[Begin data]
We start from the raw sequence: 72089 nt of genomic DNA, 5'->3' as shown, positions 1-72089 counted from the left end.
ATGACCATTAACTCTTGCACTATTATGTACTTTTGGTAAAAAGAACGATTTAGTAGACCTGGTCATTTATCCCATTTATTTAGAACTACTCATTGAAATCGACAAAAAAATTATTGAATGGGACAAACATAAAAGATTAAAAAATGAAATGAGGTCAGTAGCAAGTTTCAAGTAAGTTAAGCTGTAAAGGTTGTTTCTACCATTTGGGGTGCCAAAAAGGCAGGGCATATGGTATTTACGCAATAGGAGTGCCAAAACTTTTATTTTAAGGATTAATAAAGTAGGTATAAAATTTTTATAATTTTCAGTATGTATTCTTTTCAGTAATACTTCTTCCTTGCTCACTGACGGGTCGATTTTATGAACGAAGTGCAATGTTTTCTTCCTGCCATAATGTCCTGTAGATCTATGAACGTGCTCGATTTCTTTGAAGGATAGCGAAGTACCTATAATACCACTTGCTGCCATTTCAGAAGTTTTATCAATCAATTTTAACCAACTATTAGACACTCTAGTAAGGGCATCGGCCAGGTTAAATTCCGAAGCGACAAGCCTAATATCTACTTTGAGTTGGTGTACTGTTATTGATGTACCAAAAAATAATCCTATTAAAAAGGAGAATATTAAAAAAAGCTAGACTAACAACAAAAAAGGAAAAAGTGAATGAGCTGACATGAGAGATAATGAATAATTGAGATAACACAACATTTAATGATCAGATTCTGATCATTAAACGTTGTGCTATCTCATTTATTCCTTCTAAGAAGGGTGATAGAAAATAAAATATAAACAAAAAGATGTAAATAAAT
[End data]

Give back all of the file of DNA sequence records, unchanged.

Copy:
We start from the raw sequence: 72089 nt of genomic DNA, 5'->3' as shown, positions 1-72089 counted from the left end.
ATGACCATTAACTCTTGCACTATTATGTACTTTTGGTAAAAAGAACGATTTAGTAGACCTGGTCATTTATCCCATTTATTTAGAACTACTCATTGAAATCGACAAAAAAATTATTGAATGGGACAAACATAAAAGATTAAAAAATGAAATGAGGTCAGTAGCAAGTTTCAAGTAAGTTAAGCTGTAAAGGTTGTTTCTACCATTTGGGGTGCCAAAAAGGCAGGGCATATGGTATTTACGCAATAGGAGTGCCAAAACTTTTATTTTAAGGATTAATAAAGTAGGTATAAAATTTTTATAATTTTCAGTATGTATTCTTTTCAGTAATACTTCTTCCTTGCTCACTGACGGGTCGATTTTATGAACGAAGTGCAATGTTTTCTTCCTGCCATAATGTCCTGTAGATCTATGAACGTGCTCGATTTCTTTGAAGGATAGCGAAGTACCTATAATACCACTTGCTGCCATTTCAGAAGTTTTATCAATCAATTTTAACCAACTATTAGACACTCTAGTAAGGGCATCGGCCAGGTTAAATTCCGAAGCGACAAGCCTAATATCTACTTTGAGTTGGTGTACTGTTATTGATGTACCAAAAAATAATCCTATTAAAAAGGAGAATATTAAAAAAAGCTAGACTAACAACAAAAAAGGAAAAAGTGAATGAGCTGACATGAGAGATAATGAATAATTGAGATAACACAACATTTAATGATCAGATTCTGATCATTAAACGTTGTGCTATCTCATTTATTCCTTCTAAGAAGGGTGATAGAAAATAAAATATAAACAAAAAGATGTAAATAAAT